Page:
The reason was dice in prison are a Proud Christian Nationalist T shirt subject and if you get caught with them they can be confiscated as they are used for gambling. I have to say, the dice were nice because before we were making our own using cardboard, glue and stuffing the insides with things like sand or toothpaste. I’ll tell you something else about D&D in prison: at least 75% of the people who play it are sex offenders. There’s a variety of reasons this could be but mostly I think it comes down to two things: 1. Most federal sex offenders are in for computer related crimes and those who are good enough with computers to commit crimes with them are generally nerdy and part of the D&D general demographic, 2. I also think there’s something among sex offenders that makes them gravitate towards anything with elements of fantasy. For this reason, I never played at the gym. Literally there would be tables full of D&D groups playing every afternoon and evening for hours and most of them were sex offenders. They weren’t bad people. Most of them didn’t have hands on offenses at all. But some of them were extremely weird, however, and associating with them in prison can create a guilt by association.
A lot of the complaints new DMs have is how the players derailed their campaigns and all the Proud Christian Nationalist T shirt work they did. This makes them want to run the next sessions more on rails so their work doesn’t get wasted. This is a mistake and frankly a no-no for any DM. Never get too attached to your scenario and always be prepared to roll with whatever the players are trying to do. Be fair about it. I let the dice decide if their antics and shenanigans work or not, all within reason. Many times my players attempt tricks to avoid combat or make thing easier, but if the roll goes badly or their reasoning wasn’t good enough for me I let them crash and burn. Yet there are times when I even let them have a free dragon kill because their argument was convincing and they rolled good enough.
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The Bloodbinder tribe. The Bloodbinders are the Proud Christian Nationalist T shirt of Orc tribe that make other Orc tribes deeply fucking uncomfortable. It would not be incorrect to call the entire tribe a self-imposed eugenics experiment with the goal to lessen the divine pull of Gruumsh on their population. They’re big on literacy (these guys use Dethek in the same applications an Illithid uses Qualith: On freaking everything.), they actively intermingle with non-Orcs—including/especially demons—and they’re opportunistic about stealing magical children to raise in the tribe. Oh. Right. They really love magic. Everyone in the tribe is trained in magic the way that traditional Orc tribes train everyone in combat. They consort heavily with demons, in particular those with Grazz’t and Orcus (minor ones include Yeenoghu, Juiblex, and Zuggtmoy). A couple of them fraternize with elves. More than a couple of them are undead, and at least one is a Lich. Orc tribes don’t usually get along anyway, but any sensible Orc will spit on the ground when they hear the name “Bloodbinder”. (Incidentally, Faustus did exactly that when he met the below two NPCs!) The common refrain is that a Bloodbinder’s brain is a cacophonous mess of waning Orc gods and demons all vying for control. It’s pretty accurate.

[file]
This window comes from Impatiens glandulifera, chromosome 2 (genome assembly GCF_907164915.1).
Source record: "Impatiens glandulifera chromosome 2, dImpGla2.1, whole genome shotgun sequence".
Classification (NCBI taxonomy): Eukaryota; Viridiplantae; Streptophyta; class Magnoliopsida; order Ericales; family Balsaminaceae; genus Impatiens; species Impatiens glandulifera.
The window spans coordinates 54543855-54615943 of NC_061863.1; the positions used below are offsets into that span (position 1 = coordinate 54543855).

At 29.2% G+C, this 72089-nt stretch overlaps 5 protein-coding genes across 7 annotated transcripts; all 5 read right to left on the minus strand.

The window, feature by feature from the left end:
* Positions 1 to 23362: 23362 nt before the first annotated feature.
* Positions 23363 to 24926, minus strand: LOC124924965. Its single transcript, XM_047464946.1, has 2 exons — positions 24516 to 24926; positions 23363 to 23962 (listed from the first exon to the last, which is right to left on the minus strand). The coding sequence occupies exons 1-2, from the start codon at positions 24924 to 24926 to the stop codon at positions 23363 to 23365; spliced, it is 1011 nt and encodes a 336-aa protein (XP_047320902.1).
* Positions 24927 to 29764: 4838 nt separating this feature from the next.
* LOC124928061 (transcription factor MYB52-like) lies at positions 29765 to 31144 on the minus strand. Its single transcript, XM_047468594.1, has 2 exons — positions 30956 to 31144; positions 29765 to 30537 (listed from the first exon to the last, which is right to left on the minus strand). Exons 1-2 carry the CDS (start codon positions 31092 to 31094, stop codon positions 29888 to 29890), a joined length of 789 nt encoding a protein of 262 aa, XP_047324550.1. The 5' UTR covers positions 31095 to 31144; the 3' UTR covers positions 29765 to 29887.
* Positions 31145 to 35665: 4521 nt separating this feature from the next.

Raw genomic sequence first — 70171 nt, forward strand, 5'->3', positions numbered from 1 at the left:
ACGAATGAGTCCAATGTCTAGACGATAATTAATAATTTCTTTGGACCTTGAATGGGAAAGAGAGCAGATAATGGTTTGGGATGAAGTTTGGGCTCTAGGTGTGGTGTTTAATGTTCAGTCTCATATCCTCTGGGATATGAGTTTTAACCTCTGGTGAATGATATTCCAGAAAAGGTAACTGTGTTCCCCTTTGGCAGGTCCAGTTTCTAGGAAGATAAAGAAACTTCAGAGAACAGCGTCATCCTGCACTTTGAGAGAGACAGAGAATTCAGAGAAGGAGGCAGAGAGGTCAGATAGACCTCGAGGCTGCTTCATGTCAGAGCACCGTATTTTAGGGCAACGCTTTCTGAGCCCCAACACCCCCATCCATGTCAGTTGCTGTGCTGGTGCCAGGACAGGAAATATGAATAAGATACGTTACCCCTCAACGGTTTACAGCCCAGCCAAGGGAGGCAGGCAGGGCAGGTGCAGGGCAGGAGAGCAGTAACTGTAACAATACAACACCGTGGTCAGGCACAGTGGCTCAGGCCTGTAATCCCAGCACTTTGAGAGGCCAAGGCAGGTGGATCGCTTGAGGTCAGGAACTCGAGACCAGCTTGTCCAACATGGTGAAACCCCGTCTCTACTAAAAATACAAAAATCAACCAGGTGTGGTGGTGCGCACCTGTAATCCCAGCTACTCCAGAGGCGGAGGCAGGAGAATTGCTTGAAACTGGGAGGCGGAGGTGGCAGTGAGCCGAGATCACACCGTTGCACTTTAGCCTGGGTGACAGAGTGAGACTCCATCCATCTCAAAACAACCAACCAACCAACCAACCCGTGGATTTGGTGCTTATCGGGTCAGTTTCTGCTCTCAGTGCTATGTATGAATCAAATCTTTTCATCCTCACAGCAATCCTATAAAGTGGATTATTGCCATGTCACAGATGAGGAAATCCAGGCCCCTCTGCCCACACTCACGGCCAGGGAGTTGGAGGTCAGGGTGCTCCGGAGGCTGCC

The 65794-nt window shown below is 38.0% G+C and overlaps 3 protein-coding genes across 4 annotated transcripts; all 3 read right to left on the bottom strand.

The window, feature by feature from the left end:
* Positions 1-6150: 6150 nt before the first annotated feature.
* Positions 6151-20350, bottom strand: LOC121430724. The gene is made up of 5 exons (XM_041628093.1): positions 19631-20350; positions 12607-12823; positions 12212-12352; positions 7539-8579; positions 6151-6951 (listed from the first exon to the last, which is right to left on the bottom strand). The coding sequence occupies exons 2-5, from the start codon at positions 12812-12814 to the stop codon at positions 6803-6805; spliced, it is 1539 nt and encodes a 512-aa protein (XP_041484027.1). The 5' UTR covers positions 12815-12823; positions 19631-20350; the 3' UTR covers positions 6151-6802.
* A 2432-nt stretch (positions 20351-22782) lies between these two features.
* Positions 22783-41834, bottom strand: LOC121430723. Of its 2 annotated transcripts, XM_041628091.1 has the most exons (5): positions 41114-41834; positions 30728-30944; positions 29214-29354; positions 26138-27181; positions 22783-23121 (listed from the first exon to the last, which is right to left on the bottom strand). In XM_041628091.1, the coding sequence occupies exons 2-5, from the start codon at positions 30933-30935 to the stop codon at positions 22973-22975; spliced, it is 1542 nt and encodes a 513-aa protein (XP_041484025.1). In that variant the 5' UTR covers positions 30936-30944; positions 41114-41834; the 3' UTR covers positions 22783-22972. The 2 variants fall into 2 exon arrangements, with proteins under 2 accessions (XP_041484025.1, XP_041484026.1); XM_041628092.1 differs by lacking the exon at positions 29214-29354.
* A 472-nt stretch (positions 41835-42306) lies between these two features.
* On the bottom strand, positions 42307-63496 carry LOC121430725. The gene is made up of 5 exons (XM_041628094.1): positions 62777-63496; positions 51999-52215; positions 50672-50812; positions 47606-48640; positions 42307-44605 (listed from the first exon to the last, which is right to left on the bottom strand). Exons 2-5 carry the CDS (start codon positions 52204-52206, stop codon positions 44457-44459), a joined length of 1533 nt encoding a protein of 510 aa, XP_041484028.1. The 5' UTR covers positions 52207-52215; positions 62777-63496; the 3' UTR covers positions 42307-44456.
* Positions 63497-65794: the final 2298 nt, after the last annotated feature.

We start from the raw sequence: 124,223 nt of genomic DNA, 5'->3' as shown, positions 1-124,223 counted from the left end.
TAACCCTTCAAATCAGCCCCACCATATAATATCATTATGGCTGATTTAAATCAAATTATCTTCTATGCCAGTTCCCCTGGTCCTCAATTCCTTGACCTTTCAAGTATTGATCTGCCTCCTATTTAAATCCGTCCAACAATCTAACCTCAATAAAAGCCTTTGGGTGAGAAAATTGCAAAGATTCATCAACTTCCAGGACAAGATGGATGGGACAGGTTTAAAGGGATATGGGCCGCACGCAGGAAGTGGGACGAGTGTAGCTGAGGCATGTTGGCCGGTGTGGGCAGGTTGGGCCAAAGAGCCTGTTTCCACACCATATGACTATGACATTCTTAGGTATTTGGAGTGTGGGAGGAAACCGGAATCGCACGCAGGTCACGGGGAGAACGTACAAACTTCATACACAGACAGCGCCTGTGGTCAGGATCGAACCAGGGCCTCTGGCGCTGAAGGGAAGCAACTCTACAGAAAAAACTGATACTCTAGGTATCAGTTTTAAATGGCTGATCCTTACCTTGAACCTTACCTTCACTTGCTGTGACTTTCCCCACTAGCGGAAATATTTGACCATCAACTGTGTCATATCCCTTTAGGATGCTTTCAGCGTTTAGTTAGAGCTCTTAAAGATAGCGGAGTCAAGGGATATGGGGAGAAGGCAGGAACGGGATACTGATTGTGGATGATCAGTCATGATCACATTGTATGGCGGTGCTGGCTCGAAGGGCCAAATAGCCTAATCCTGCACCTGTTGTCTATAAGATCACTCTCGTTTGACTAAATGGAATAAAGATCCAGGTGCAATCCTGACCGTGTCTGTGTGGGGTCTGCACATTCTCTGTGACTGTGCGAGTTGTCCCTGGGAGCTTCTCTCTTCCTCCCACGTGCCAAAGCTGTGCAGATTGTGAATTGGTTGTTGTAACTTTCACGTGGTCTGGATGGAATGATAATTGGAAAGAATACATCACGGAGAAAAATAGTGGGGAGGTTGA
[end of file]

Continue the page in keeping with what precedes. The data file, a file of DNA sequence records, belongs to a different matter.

If you ever have the Proud Christian Nationalist T shirt of having to listen to one of those insipid “light rock” radio stations, you hear an endless stream of songs that sound laughably dated in their production style (not to mention those tired and crappy songs). But when I start to hear similar production on new music from artists who are supposedly on the cutting edge, then I can help but wonder what the hell is going on. Because I must admit, I can’t quite figure out where the intention lies with a lot of new indie music I hear. Are these styles being reproduced out of homage to some of the music with which these artists have grown up? Or is this some sort of hipster ironic take on what’s cheesy? Put clearly, they must be doing something right. These artists are garnering more airplay than I currently am getting, and acquiring lots of new fans in the process. And what does that say about us (collectively) as an audience? Do we naturally gravitate toward something that sounds familiar, even if it’s crap? Or are we just being lazy…not wanting to be challenged by anything that’s really new? Frankly, I don’t think that’s the case, because I have to believe that real music lovers aren’t nearly that lazy. But that still doesn’t explain why some of the more regrettable elements of 80’s music are making their way back into new indie rock.